TV writes: “I had heard that Pope Benedict said that Yoga is not a sin in itself but the worshiping of our bodies is sinful. Is there more you can share about our Catholic Church’s teachings of yoga.”
Guidance on yoga can be found in the 1989 document, “Some Aspects on Christian Meditation” issued by the Congregation for the Doctrine of the Faith. This is the first Church document that attempts to deal with the rapid influx of Eastern religious practices into Christianity. In particular, it deals with Zen, Transcendental Meditation and yoga, all of which can “degenerate into a cult of the body” that debases Christian prayer. This document is well worth reading in its entirety and will answer many of your questions about yoga.
It’s interesting to note that yoga is treated correctly in this document as a religious practice, not an exercise program which is how Westerners who are unfamiliar with yoga usually present it. Yoga has five principles; proper relaxation, exercise, diet, breathing and meditation. Meditation is considered to be the most important principle and is the aim of the other four.
However, it’s very important to remember that meditation in the eastern sense and the Christian concept of meditation are two entirely different things. For Christians meditation means prayer. In the east, it means a mental exercise which is all about focusing the mind and inducing an altered state of consciousness in order to achieve self-realization.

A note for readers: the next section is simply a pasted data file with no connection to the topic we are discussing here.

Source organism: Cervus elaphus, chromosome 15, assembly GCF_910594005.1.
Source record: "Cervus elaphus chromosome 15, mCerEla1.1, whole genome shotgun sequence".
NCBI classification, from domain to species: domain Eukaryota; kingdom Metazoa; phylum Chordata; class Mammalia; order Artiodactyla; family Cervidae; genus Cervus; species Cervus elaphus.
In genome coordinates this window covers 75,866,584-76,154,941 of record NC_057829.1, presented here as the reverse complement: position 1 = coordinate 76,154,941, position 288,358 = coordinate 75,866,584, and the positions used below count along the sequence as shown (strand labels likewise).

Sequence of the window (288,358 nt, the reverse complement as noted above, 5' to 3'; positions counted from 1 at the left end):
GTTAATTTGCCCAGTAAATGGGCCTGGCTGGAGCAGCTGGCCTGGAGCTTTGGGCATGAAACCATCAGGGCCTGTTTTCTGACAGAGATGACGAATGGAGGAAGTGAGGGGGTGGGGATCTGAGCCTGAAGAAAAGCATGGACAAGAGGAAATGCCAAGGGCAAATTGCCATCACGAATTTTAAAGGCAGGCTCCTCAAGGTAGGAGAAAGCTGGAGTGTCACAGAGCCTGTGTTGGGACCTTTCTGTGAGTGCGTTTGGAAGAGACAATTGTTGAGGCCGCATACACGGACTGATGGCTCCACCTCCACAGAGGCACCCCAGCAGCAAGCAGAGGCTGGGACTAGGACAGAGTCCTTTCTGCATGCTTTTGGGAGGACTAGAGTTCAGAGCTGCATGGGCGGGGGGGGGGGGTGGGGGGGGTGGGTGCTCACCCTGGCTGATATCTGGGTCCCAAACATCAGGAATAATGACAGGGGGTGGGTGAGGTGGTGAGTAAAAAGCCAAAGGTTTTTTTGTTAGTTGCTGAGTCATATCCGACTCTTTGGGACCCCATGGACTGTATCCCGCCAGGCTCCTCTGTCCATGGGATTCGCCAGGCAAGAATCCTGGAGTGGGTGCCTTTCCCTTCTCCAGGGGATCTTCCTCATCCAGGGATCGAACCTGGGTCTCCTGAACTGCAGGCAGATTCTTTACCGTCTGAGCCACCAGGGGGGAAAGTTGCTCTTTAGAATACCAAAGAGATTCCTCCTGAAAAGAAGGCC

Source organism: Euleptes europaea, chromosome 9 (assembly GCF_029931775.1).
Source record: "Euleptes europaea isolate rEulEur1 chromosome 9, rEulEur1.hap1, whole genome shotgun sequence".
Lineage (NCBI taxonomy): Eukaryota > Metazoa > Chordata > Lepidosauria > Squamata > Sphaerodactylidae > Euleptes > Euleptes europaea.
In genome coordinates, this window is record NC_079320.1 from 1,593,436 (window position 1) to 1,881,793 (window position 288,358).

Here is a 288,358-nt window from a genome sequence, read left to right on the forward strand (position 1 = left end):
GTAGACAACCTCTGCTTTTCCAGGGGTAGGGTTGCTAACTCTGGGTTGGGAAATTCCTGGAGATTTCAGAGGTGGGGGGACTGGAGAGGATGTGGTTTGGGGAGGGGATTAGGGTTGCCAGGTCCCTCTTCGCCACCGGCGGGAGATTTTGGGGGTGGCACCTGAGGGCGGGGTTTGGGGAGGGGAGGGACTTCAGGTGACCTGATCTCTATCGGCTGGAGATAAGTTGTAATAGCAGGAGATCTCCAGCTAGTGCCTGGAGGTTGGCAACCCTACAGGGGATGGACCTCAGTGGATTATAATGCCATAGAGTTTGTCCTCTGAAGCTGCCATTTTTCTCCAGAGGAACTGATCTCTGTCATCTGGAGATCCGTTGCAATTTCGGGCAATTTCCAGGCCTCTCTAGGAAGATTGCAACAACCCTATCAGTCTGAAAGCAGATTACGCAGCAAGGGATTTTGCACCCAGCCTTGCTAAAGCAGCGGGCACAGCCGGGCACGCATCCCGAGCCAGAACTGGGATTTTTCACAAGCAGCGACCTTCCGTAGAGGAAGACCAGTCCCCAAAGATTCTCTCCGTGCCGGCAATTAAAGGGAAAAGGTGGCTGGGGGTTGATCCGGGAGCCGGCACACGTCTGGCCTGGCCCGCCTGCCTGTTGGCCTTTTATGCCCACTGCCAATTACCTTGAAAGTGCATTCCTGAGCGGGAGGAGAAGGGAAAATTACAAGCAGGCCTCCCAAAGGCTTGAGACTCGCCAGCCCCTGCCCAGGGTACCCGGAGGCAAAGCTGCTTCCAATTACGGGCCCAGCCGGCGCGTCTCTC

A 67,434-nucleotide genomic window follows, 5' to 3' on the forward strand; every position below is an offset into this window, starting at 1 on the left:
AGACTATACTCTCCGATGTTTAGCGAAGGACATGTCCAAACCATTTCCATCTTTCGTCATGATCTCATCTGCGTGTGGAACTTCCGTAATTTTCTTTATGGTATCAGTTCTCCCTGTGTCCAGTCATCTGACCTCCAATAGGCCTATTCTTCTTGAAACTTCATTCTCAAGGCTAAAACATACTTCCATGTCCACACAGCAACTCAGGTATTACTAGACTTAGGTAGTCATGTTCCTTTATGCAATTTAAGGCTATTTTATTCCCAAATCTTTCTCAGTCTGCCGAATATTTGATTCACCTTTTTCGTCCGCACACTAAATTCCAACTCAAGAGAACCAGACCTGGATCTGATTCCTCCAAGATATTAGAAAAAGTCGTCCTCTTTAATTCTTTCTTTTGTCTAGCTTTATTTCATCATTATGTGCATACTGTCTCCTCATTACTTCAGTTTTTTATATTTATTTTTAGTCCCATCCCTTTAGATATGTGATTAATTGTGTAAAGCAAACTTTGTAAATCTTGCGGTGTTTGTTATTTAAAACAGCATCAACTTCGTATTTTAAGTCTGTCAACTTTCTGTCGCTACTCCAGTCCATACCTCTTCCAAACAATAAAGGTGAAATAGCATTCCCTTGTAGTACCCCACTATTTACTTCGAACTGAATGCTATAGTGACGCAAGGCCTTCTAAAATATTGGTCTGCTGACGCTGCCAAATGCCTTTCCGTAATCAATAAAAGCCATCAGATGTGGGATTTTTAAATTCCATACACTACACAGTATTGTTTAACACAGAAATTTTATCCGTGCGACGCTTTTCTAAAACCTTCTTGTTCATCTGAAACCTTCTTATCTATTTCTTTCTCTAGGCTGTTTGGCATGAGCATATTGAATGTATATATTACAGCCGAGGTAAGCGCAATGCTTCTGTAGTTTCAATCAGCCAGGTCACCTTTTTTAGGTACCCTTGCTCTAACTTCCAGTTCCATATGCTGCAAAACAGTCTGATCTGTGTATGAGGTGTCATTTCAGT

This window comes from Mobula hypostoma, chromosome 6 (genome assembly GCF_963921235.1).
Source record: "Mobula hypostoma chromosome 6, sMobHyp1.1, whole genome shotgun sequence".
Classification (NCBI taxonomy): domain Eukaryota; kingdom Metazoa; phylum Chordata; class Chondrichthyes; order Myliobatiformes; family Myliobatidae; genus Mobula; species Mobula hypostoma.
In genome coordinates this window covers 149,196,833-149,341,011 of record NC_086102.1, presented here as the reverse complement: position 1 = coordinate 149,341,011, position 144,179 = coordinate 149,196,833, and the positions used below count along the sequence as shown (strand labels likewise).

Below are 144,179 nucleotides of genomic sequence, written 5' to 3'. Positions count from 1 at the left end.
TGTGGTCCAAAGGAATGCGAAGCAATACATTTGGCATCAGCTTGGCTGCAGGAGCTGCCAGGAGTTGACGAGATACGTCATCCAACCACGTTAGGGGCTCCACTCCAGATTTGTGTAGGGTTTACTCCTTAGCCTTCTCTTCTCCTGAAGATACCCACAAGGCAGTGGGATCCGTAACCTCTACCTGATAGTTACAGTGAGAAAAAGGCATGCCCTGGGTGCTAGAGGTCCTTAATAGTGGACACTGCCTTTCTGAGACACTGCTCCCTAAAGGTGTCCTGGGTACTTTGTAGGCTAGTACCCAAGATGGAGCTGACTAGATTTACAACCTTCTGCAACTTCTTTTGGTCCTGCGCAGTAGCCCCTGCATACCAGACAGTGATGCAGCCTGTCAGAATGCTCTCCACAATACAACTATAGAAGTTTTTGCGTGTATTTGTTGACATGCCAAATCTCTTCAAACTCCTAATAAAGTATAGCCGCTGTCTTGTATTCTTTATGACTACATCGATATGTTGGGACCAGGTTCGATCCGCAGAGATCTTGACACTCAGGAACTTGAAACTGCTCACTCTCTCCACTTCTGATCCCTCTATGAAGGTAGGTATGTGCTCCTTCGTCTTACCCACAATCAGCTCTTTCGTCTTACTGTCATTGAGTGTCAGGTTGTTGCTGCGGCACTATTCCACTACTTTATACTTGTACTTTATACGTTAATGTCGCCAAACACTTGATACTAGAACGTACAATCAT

Christian prayer, on the other hand, “is the raising of one’s mind and heart to God . . . ” (Catechism No. 2590) Christian meditation is “above all a quest. The mind seeks to understand the why and how of the Christian life in order to adhere and respond to what the Lord is asking” (ibid, no. 2705)
Many forms of Eastern meditation, such as TM and yoga, also prescribe postures and breathing techniques as part of the practice, which pose additional dangers for Christians.
“Some physical exercises automatically produce a feeling of quiet and relaxation, pleasing sensations, perhaps even phenomena of light and of warmth, which resemble spiritual well-being,” the document states. “To take such feelings for the authentic consolations of the Holy Spirit would be a totally erroneous way of conceiving the spiritual life. Giving them a symbolic significance typical of the mystical experience, when the moral condition of the person concerned does not correspond to such an experience, would represent a kind of mental schizophrenia which could also lead to psychic disturbance and, at times, to moral deviations.”
In the document Jesus Christ, the Bearer of the Water of Life, the Church identifies yoga as being associated with the New Age: “Some of the traditions that flow into New Age are: ancient Egyptian occult practices,… Yoga and so on. ” [n 2.1]
The good news is that this document, which was issued in 2003, is a preliminary text. This means another more indepth (and much needed) document is forthcoming.